Faith, like love, is best practiced as an intentional, day to day, series of choices

“But if serving the Lord seems undesirable to you, then choose for yourselves this day whom you will serve, whether the gods your ancestors served beyond the Euphrates, or the gods of the Amorites, in whose land you are living. But as for me and my household, we will serve the Lord.”

Joshua 24:15

Sunday morning I drove into North Raleigh to attend worship with the good folk at Hudson Memorial Presbyterian Church. I missed being with Rebekah, of course, but I sat with my friend Roger and it is always good to be part of a community rooted in faith.

– Derek Maul at church

I was doing great until Roger’s grandson escaped from his mother and came down to sit with us. He is a beautiful child, almost the exact same age as Mr. T. (our grandson in Bahrain) and with the same squared off face and light brown hair. All I could think of was wanting to be there in Manama with Rebekah, getting to know our grandson. And my eyes filled up, I couldn’t help it.

Church is a good place to get in touch with your emotions; or – maybe sometimes – to watch them come off the rails. Regardless, if I am going to be undone then church is the best place to shed the tears.

The Ministry of Showing Up:

Talking about Sunday mornings, and the best place for us to be if we are serious about being disciples, I have to share this story from our daughter Naomi.

Over the weekend, one of her husband Craig’s cousins came to Miami for a visit. He and his partner came Saturday afternoon, joined the family for dinner, then ended up staying overnight.

“The house is a mess but you are welcome,” Naomi said. “You need to know we get going early Sunday mornings and we go to church. Why don’t you join us?”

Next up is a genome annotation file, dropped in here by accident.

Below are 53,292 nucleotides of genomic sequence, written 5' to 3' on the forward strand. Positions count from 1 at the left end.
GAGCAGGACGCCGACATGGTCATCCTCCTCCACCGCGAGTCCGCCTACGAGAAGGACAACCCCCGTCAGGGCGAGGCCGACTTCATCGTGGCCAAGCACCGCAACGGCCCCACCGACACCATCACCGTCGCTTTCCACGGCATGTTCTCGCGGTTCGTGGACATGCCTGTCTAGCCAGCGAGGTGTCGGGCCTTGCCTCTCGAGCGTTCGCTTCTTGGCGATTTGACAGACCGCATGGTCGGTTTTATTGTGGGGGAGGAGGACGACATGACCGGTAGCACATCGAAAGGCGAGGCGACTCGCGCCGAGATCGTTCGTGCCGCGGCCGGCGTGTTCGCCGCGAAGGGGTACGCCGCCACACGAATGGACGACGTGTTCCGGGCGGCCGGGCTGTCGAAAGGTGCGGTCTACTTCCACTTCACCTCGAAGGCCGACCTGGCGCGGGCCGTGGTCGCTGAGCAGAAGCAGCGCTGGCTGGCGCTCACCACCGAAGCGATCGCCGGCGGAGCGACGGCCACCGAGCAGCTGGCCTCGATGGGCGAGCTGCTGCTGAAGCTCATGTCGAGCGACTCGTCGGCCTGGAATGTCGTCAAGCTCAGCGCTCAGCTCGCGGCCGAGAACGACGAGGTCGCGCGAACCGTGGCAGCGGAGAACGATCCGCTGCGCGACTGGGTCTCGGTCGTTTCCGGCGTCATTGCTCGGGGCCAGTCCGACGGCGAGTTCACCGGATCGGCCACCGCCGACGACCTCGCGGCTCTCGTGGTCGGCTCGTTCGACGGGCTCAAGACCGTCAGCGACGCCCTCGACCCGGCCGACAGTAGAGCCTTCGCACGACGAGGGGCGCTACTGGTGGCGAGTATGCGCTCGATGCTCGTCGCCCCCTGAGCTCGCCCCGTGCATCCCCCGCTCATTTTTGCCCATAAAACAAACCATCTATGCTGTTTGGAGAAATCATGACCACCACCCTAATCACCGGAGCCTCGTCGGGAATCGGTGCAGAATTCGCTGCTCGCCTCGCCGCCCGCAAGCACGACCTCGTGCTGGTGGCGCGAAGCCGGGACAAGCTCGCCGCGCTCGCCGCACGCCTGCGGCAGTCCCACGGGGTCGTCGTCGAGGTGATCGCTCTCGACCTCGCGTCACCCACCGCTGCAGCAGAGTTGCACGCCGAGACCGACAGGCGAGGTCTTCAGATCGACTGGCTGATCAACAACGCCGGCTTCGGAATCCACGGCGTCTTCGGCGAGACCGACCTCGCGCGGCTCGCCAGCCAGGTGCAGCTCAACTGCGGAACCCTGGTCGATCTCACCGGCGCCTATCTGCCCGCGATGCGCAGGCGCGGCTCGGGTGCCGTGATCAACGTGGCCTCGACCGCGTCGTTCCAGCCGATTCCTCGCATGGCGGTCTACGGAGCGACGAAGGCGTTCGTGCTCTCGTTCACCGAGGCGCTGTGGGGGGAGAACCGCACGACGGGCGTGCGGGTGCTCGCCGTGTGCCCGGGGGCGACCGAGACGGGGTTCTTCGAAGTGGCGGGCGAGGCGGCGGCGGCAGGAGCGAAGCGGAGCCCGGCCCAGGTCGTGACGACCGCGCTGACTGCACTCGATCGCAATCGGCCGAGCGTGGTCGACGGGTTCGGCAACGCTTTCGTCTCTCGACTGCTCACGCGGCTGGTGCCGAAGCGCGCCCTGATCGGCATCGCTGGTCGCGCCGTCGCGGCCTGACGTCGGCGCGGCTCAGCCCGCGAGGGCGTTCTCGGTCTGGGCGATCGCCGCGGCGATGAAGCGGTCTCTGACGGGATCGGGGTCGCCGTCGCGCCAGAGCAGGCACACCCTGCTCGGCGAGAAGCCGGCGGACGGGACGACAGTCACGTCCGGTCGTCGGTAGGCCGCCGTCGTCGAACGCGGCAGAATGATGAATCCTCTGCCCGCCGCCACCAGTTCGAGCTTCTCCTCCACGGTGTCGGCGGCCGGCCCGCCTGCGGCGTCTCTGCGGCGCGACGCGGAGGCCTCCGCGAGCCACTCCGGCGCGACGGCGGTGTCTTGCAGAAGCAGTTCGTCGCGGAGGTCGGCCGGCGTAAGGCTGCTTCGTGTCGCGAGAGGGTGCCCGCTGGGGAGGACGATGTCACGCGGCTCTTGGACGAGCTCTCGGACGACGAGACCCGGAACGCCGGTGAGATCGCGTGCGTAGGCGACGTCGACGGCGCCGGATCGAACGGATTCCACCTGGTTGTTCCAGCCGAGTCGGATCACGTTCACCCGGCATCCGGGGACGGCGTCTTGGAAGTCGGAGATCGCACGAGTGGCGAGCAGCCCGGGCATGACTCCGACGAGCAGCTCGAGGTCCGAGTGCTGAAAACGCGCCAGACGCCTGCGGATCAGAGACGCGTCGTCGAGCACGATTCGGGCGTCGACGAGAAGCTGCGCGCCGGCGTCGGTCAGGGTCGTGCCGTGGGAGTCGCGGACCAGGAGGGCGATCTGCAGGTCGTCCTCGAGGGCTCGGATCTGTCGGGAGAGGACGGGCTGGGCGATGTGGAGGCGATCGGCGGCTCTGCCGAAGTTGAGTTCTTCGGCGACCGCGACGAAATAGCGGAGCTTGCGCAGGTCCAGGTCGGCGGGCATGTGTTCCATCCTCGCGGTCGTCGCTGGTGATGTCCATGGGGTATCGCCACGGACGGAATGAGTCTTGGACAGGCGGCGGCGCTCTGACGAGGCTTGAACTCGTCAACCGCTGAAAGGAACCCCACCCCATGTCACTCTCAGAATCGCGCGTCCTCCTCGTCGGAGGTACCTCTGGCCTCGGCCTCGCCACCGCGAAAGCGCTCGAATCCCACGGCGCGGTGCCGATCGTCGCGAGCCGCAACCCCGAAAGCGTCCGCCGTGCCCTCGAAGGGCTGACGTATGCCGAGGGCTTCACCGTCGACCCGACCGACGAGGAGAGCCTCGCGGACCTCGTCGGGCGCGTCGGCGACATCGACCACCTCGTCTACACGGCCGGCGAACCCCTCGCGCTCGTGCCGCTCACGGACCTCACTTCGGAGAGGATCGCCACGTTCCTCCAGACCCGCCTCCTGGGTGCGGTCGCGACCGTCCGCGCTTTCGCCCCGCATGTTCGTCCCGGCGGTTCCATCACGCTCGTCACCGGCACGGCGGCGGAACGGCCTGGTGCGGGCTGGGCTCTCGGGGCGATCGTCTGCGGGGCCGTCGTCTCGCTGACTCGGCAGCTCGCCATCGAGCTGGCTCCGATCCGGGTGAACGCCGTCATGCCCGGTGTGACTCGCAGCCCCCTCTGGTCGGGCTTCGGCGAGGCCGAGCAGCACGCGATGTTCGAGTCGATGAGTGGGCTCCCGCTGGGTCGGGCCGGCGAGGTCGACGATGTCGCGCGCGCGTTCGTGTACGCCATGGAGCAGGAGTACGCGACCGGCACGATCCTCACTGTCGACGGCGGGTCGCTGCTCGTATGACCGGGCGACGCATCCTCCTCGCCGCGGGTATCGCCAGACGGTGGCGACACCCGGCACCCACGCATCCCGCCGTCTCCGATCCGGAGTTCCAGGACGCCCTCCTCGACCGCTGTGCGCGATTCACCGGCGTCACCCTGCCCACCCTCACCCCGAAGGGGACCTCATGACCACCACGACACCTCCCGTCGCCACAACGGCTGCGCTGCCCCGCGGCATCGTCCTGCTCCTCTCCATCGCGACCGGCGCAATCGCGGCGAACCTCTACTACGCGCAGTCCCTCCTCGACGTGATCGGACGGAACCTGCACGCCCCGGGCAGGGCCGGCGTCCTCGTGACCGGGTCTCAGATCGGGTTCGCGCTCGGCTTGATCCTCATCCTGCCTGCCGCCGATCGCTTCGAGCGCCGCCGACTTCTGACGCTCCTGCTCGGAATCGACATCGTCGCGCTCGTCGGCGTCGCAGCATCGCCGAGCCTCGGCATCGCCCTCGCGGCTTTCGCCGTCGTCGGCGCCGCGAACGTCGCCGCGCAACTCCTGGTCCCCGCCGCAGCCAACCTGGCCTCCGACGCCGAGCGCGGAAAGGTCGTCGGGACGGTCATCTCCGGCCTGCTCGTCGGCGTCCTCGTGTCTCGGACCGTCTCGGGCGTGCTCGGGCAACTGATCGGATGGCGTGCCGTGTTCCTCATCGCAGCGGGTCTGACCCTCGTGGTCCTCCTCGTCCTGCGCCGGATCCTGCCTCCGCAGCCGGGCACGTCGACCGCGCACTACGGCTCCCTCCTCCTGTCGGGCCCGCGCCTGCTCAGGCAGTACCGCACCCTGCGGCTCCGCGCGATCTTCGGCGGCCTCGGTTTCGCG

They were not church-going people, but they came along with the family because church is part of how Naomi and Craig do life. And Craig’s cousin was not just in Miami for bed and breakfast, he was visiting Craig and Naomi’s life.

– Naomi filled her pew this week!

I don’t know why more people do not get this!

Almost every Sunday over the course of forty years of ministry, Rebekah and I would talk with some family or other at church and say something along the lines of: “We really missed your family in worship last week.”

And they would respond with: “We couldn’t come because we had people/family/friends visiting.”

Like that means you’re not allowed to go to church??!!

Consider the following:

  • The visitors are staying in your house, good grief!
  • Church is what your family does.
  • You say the community of faith is at the core of your life together.
  • Even if your guests won’t come, how does their, “No, thank you” get to veto something so important to your life as a family?

This has always driven me crazy. I guess it always will.

But Naomi and Craig get it. Commitment to them means commitment.

Either way, what happens is the response to an invitation. How I would love to see more of you fill a pew every Sunday with people you are inviting to church, rather than missing out yourselves because someone invited you not to!

Family Devotion:

Along the same thread. After breakfast Sunday morning I poured an extra cup of coffee so Rebekah and I could have our morning prayers together via messenger video.

– morning prayers

Currently, we are reading through a collection of “Devotional Classics,” featuring writings by people like C.S. Lewis, Richard Foster, and Dallas Willard. Our companion book is an anthology of prayers from around the world. One day we pray with someone from Brazil, another we are guided by a church in Ghana, then we follow words from a community in the U.K., or prayers from a Christian in Korea.